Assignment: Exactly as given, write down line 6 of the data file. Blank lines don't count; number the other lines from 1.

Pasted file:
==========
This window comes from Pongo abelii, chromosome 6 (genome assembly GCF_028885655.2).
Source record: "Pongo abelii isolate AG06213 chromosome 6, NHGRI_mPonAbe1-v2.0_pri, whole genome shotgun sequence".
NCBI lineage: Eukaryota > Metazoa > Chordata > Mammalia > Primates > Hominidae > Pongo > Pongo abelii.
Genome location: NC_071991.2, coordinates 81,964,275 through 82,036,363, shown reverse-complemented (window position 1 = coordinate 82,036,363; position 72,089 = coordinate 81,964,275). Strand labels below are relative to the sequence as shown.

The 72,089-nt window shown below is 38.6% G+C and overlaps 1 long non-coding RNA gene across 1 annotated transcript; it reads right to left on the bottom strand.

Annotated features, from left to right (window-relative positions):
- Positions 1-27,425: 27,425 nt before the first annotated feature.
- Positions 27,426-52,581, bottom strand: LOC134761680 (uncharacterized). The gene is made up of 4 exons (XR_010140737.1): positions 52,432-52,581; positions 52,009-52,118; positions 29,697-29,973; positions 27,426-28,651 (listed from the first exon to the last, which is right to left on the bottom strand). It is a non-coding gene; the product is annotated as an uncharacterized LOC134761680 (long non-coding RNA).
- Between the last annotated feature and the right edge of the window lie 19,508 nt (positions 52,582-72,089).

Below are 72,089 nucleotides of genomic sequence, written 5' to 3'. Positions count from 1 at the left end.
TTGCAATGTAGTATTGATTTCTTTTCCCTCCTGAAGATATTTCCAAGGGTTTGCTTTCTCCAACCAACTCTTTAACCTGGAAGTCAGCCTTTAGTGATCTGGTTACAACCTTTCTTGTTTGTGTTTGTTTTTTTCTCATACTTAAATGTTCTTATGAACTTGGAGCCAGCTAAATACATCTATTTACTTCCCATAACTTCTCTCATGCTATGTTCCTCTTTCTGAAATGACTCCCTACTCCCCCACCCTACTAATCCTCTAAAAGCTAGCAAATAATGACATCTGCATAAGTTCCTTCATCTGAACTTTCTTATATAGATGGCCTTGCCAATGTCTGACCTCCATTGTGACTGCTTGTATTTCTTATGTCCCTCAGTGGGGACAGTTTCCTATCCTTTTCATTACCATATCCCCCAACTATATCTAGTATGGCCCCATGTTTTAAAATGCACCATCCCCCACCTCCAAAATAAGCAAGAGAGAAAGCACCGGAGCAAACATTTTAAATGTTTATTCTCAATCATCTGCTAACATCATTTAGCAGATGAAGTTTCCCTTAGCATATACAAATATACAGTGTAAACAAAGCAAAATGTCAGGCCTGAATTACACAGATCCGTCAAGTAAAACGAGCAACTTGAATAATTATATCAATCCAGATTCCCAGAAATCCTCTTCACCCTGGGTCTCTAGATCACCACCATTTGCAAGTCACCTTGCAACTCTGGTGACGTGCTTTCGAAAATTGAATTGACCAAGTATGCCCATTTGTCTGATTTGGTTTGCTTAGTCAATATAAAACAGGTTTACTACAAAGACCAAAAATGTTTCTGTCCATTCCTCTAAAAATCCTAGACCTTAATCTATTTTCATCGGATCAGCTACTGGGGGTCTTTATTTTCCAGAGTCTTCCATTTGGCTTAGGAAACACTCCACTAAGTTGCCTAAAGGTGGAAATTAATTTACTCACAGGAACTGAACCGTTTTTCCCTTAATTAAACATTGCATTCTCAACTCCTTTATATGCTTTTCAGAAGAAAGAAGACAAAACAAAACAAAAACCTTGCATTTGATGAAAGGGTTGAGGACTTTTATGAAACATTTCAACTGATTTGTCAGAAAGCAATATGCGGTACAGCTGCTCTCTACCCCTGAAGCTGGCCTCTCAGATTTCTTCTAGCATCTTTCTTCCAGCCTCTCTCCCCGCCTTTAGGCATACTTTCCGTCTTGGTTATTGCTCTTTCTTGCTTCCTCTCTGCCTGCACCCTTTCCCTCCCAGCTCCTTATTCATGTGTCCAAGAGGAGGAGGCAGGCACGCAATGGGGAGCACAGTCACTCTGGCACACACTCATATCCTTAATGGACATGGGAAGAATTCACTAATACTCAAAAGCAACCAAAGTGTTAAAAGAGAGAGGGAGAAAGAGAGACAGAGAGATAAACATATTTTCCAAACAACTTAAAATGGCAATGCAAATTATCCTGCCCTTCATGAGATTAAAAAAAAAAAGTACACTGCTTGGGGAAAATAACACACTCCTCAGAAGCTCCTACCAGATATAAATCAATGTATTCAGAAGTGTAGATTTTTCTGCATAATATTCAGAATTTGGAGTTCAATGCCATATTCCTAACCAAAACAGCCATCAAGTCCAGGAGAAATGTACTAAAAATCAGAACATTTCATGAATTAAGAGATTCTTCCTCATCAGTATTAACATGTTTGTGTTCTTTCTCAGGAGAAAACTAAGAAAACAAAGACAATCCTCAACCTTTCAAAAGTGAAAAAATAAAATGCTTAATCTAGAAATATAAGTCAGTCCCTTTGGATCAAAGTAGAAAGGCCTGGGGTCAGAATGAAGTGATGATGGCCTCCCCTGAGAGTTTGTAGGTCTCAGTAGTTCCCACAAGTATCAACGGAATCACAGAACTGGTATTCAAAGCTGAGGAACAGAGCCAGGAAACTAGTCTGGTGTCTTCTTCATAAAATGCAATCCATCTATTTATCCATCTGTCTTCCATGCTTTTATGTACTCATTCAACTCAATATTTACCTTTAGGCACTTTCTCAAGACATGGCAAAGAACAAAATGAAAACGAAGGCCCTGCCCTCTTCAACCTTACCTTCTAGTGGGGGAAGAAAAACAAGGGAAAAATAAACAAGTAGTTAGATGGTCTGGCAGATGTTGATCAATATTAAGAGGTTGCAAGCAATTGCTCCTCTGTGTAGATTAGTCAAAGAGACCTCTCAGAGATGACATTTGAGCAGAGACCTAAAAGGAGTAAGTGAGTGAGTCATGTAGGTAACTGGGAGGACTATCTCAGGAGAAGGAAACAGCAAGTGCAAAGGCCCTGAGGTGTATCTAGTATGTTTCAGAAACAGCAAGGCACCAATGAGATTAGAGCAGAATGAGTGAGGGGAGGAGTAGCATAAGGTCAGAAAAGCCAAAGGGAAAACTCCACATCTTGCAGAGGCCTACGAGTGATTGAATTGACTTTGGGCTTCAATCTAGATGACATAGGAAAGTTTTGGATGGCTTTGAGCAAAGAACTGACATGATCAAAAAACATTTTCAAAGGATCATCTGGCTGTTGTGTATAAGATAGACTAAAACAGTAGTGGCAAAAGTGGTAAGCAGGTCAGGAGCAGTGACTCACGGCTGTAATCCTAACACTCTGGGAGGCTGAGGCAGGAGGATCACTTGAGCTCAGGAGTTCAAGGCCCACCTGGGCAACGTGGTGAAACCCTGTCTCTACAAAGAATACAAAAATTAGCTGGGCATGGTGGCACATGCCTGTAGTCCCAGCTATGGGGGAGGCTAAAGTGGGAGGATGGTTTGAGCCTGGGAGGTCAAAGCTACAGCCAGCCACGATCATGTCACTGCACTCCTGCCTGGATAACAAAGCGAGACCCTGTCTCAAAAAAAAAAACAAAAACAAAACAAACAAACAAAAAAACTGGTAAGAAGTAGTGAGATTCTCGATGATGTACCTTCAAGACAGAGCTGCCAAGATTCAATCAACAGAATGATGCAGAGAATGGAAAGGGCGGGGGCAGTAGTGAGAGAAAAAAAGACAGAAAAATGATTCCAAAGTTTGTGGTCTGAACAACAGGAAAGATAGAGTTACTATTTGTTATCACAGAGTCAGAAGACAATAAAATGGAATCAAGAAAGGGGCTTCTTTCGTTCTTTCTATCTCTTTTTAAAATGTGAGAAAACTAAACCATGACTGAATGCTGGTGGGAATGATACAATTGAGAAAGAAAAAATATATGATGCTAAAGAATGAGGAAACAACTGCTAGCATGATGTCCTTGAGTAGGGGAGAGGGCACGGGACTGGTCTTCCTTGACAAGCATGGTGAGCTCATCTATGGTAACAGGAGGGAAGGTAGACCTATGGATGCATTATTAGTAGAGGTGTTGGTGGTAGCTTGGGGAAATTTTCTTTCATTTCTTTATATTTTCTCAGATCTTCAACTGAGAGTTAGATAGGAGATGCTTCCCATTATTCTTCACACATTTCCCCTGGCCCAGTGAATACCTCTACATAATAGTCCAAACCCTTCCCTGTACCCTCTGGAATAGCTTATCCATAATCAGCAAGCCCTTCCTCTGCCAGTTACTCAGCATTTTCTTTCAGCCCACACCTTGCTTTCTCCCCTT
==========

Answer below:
Annotated features, from left to right (window-relative positions):